How can you possibly have an opinion about the Model 3 when you haven't even driven it ONCE? Perhaps you should redo this article after driving a Model 3.


Cost of running electric vehicles don't currently include the cost of upgrading the electricity grid, nor the cost of new electricity generation that is needed to power all these vehicles. There's a limit on how much current the local distribution grid can handle. Beyond a few cars er street, and you overload the local power-lines. The cost of upgrading these hasn't been factored in I don't think. The cost of a kWhr of electricity might be quite low now, but will it stay low?


Mish, you seem to agree with your commenters who say that EV ownership is impractical for those living in apartment buildings. I’ve lived in Manhattan for over a decade. Manhattan has only three gas stations, but well over one THOUSAND public charge points. It’s far easier to charge an electric car in Manhattan than to get it to a gas station: https://chargehub.com/en/countries/united-states/new-york/manhattan.html?city_id=1769

Many people don’t realize that it’s already far more convenient to own an EV than one might think. It’s a matter of exposing people to it so they see that their preconceived notions are incorrect, and also a matter of getting the purchase price below $30K. It won’t take long.


It's all destructive, we are stuck in the steam age, the sun locked up allot of carbon, it's a big planet, but only one planet.


To be honest you have to admit the NYT piece was anti-EV click-bait from the outset. The pictures are Teslas, the actual car was a Bolt. LA to LV there are multiple fast charging options for Teslas and only one for the Bolt. That one L-3 charger is at the very hairy edge of an experienced Bolt driver's highway range for the trip in question at best. What was described as a inconvenient nightmare for EVs isn't a trip any non-Tesla EV driver in their right mind would actually attempt. It's like saying 'We drove from Miami to Seattle towing a trailer with 1,000 gallons of gasoline in 8 days, but it only takes most people 8 hours by plane!'. It's nonsense. There are two new Level-3 fast charging stations under construction between LA and LV. They should be ready in a few months. That should cut the travel time to under 7 hours including charging. I'm curious to see if the NYT reporters will repeat their Bolt trip then.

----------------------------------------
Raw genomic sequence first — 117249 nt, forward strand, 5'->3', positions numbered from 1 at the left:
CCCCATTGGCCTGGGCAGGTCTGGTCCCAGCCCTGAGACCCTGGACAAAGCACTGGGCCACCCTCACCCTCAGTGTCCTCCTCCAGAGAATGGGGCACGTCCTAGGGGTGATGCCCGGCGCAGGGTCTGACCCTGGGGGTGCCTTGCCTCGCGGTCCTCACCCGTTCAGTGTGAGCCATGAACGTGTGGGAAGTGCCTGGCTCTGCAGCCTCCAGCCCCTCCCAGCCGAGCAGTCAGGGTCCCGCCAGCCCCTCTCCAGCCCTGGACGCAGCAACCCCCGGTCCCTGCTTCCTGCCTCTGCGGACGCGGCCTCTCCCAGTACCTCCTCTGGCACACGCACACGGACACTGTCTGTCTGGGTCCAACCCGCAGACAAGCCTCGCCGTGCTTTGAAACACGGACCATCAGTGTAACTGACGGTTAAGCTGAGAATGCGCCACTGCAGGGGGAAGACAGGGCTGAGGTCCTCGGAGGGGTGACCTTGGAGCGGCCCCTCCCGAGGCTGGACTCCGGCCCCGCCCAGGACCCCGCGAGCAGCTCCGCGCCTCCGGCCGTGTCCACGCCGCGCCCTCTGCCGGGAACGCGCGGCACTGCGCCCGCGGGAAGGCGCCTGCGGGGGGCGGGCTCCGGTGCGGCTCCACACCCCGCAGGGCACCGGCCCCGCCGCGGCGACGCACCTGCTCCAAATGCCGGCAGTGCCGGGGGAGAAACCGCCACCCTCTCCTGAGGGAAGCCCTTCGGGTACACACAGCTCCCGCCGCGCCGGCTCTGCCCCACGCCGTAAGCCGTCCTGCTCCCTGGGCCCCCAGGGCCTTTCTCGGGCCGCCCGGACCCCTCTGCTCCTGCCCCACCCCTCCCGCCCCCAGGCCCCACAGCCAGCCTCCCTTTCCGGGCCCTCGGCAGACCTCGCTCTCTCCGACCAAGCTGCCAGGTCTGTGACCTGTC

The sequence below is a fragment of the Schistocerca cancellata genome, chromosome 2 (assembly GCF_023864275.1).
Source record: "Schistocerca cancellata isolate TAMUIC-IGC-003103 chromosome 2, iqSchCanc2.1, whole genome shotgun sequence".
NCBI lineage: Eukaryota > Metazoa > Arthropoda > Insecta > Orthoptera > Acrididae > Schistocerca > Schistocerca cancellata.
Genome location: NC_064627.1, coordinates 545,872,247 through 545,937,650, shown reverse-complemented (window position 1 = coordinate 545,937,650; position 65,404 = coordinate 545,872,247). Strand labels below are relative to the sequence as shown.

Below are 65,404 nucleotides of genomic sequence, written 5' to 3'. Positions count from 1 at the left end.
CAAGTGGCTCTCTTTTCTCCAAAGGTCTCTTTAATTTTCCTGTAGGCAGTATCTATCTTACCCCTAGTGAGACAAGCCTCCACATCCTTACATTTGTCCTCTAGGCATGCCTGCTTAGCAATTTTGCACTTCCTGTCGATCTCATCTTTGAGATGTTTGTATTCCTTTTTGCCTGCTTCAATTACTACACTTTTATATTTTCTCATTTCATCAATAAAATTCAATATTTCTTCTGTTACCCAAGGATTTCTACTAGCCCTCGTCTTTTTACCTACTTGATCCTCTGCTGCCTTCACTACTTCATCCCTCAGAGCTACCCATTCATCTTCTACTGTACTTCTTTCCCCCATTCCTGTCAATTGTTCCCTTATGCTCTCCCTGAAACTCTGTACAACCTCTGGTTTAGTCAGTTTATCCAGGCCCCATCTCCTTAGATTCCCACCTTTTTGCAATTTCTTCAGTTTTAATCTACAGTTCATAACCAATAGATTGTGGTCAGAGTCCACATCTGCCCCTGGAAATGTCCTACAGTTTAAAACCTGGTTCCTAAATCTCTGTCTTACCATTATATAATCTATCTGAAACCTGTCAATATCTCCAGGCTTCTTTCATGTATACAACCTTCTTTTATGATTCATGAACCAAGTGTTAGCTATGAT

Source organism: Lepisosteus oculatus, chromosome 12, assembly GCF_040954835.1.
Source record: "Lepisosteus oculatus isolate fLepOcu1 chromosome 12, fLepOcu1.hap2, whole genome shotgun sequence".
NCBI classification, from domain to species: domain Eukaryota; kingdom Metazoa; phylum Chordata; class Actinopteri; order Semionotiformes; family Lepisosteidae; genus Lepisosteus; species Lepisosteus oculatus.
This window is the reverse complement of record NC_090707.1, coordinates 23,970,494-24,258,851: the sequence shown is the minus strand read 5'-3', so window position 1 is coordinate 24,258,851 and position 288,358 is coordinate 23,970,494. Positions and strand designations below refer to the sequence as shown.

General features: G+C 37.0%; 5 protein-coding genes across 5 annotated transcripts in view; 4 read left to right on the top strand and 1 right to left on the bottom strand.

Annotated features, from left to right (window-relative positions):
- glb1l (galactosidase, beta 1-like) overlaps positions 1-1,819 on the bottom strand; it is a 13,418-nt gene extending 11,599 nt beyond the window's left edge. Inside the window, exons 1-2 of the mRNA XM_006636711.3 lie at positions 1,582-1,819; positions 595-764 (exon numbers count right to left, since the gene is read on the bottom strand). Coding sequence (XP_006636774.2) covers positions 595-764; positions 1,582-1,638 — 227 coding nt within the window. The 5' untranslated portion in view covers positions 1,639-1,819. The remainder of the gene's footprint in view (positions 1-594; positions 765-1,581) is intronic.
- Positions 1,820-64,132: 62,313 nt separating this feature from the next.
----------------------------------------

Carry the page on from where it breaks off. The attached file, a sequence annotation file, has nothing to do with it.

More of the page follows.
On the math question I've seen the 3.4 number thrown around a lot. However, if you dig deeper that number isn't actually EVs per 1000 population. It's total electric vehicles on the road as a percentage. That's 100% battery electric vehicles (BEVs), plug-in hybrid electric vehicles (PHEVs) and full hybrids (Self-Charging). All of it. BEVs alone account for only about 1.0% add PHEVs and the total number is closer to 2.0% of all the vehicles on the road. Depending on who's numbers you trust or believe.

For perspective we also need to remember the modern mass-produced electric vehicle has only been around for a decade. The modern convenient internal combustion engine car has been around since the 1950s. Before then there were not enough filling stations around to reliably take a long trip without the need to carry extra fuel with you. Even today's common 24-hour gas station didn't exist before the mid-1970s, but that's decades of lead time on EVs. The American driving infrastructure has grown up and matured around and specifically for the internal combustion engine. The problem with EVs isn't the cars, it's the infrastructure. That is going to take time, and a lot longer than most think.

Finally, for a lot of us who drive EVs, they do make financial sense. Granted, not for everyone yet, but prices for the cars and batteries are falling. Range is steadily improving and the prices for charging are actually starting to drop in some areas. Much of the newer condo and apartment construction in our area offers charging stations along with other amenities. It is only a matter of time before older locations retrofit chargers on their properties. We currently drive a Nissan Leaf Plus SL we picked up in May. It's our fourth Leaf. The lease is about the same as leasing a Maxima and we can haul a lot more. The maintenance costs over the next 3 years are tire rotation and cabin air filters (barring any major break-downs). When we went fully electric back in 2015, we were spending about $40 a week for gas to do all the same running around and driving we still do now. Only now it costs an average of $38 a month and we are having way more fun.


I hope EV takes off. I think we'll see a much clearer picture in say 2022 than we do now. The number of EVs available for sale will likely be 10x what it is now.

I can see a big incentive for businesses to install charging stations in their parking lots. They can profit off them. And even offer incentives like spend $100 or more and get free charging.